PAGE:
The Future of 'No Child Left Behind'
MICHELE NORRIS, Host:
This is ALL THINGS CONSIDERED from NPR News. I'm Michele Norris.
MELISSA BLOCK, Host:
And I'm Melissa Block.
When President Bush was asked about his 2007 domestic agenda during his last news conference, he said he wanted to keep American workers competitive.
GEORGE W: Part of the competitive initiative agenda, which I have been working with Congress to recognize, is that the education of the young is going to be crucial for remaining competitive. And that's why the reauthorization of No Child Left Behind is going to be an important part of the legislative agenda going forward in 2007.
BLOCK: The No Child Left Behind Law was passed five years ago, in a burst of bipartisanship that didn't last long. Now, it's time to renew the law.
And as NPR's Larry Abramson reports, many educators want changes.
LARRY ABRAMSON: Seems like every week, an education think tank somewhere in the country issues a paper declaring No Child Left Behind to be the best or the worst thing ever to happen to schools. But when you actually talk with educators in the field, it's amazing to hear how much the basic idea behind the law has become part of the education mantra.
AL HARPER: There is no excuse for failure and no child should actually be left behind. And all children can be successful and should be successful.
MARTHA BARBER: We need to truly believe that all kids can learn, otherwise, we shouldn't even be in education.
ABRAMSON: Al Harper is superintendent of the Elmont Union Free School District in New York State. Martha Barber works for the Alabama Department of Education. Both say without No Child Left Behind the achievement of poor and minority kids would still be a low priority. Yet both admit the law created unfair burdens for educators who teach those kids. Al Harper says Congress never came up with the money to pay for all the tests the law requires.
HARPER: Absolutely. If you tell me I am going to test on my kids, give me some resources to have substitute teachers. Give me some resources to grade those exams, those types of things.
ABRAMSON: And Martha Barber from Alabama says it's time to admit that progress has been slower than she had expected. She says there's no way that all school kids can become proficient in Math and Science by the year 2014, as the law requires.
BARBER: We need to sit down and be realistic and put in some lofty goals that need to be attainable goals.
ABRAMSON: Many schools complain they only get punished for not reaching those goals. They want Congress to give them credit for progress they do make with kids who start out way behind. The new Congress plans to look at that idea very seriously. Increased funding is only on the table, although that idea will have to compete with the thousand and one other ideas on the Democrats' plate.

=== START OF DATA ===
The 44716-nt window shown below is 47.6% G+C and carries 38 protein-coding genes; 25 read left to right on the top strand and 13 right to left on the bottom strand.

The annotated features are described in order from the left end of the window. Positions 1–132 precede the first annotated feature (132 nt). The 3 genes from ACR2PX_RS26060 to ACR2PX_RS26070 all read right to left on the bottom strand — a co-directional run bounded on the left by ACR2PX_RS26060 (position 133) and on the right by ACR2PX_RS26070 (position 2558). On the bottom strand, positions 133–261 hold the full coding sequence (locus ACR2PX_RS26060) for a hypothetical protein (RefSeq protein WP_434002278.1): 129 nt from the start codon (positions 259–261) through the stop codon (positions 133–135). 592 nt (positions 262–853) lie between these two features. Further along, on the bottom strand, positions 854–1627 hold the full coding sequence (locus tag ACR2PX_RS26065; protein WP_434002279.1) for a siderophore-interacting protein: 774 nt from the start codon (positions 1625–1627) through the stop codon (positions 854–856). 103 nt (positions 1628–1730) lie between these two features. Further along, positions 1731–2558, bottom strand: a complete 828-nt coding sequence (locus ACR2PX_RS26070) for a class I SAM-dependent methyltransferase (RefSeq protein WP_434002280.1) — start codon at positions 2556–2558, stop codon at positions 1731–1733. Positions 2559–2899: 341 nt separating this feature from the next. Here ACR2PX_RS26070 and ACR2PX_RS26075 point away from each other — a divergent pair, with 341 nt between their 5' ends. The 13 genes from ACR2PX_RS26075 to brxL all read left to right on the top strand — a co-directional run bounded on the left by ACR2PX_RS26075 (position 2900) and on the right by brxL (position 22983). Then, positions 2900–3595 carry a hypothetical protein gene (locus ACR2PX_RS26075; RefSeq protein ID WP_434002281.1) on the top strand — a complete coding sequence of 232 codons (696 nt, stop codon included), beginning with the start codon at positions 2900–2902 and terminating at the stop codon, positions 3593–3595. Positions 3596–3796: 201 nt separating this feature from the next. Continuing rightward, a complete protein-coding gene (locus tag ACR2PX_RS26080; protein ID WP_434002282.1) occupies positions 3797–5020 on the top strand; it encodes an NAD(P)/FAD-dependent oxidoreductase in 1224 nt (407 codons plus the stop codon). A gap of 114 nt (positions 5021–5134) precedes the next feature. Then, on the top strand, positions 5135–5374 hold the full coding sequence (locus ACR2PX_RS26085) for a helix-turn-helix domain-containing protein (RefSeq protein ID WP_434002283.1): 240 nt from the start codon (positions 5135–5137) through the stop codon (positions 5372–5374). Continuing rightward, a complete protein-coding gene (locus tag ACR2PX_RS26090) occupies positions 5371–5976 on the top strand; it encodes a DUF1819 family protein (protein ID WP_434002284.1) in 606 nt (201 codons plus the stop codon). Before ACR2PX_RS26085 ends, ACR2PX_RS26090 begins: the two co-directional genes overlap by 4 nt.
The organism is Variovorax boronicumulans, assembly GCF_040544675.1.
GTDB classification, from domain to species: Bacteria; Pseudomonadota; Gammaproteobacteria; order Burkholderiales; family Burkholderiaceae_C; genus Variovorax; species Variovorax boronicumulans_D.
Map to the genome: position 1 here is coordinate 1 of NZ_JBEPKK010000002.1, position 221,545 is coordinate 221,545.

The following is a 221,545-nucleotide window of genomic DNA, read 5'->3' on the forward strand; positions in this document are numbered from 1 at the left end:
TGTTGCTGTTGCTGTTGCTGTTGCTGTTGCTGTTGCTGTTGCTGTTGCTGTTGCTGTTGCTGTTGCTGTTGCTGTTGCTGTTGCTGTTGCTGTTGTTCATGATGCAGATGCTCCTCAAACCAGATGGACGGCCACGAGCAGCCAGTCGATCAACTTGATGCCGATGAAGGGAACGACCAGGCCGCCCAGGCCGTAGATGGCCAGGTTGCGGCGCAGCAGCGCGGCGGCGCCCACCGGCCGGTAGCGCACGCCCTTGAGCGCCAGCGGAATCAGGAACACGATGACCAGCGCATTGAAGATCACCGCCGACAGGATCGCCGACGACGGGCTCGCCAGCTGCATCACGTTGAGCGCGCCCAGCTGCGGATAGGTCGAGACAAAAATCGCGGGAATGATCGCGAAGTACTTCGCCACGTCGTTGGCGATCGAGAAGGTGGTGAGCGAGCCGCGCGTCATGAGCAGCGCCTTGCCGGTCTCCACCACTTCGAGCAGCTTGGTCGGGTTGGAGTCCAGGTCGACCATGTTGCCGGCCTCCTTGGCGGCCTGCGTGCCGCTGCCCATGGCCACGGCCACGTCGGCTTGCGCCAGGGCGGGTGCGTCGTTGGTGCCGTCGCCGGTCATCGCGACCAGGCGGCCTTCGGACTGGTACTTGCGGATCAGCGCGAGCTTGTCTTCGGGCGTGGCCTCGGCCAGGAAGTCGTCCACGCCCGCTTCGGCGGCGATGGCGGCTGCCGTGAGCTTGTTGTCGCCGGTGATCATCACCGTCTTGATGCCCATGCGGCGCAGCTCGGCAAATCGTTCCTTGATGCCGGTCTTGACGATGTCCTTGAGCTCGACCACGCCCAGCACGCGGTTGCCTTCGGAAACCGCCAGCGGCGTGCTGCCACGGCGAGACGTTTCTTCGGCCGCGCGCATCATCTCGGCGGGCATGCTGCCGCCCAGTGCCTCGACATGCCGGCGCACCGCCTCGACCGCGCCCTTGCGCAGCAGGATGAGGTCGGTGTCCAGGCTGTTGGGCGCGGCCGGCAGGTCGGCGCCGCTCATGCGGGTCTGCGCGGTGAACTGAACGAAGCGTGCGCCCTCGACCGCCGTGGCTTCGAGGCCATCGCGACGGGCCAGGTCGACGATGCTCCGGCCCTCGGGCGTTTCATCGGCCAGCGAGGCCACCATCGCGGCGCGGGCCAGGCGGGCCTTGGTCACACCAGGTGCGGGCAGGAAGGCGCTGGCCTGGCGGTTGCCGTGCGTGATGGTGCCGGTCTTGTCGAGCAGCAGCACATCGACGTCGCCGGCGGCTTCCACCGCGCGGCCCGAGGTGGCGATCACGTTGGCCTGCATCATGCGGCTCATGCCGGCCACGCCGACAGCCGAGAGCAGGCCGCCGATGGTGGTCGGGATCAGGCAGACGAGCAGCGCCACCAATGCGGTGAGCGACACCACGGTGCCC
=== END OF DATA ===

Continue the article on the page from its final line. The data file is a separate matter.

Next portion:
Many educators also want more flexibility in assessing the progress of kids receiving special education. Carol Ann Bagman(ph), head of Special Ed for Maryland, says NCLB sets another unrealistic goal by requiring that most kids with disabilities take the same tests and make regular progress just like their peers.
CAROL ANN BAGLAND: Students with disabilities by definition are not achieving at grade level and are not making the expected academic outcomes or they wouldn't be in special education.
ABRAMSON: Bagland and others say that many good schools fail to make their No Child Left Behind targets simply because special ed kids can't make their goals. They'd like a new and improved version of NCOB to focus on schools that are truly failing all their students.
But parents and special ed advocates are likely to put up quite a fight. Many feel that No Child Left Behind broke down the wall that had long existed between special and regular ed. The law requires the use of the same tests and the same curriculum for nearly all school children.
LINDA VANCURIN: We have to be very careful.
ABRAMSON: Linda Vancurin(ph) with the Council for Exceptional Children says it would be disastrous if No Child Left Behind were changed in a way that lowers expectations for disabled kids.
VANCURIN: We want to keep raising the bar for our students because the fact is our students are going to graduate from college and they are going to go out into the workplace, whether they're going on to post-secondary education or college or immediately into the workplace, but that is where they are going to need to function.
ABRAMSON: Congress may well hold a bunch of hearings about these issues and you'll hear a lot about how important it is to reauthorize No Child Left Behind for another five years. But Congress is more likely to take the easy way out and just extend the law for another year.
Larry Abramson, NPR News, Washington.
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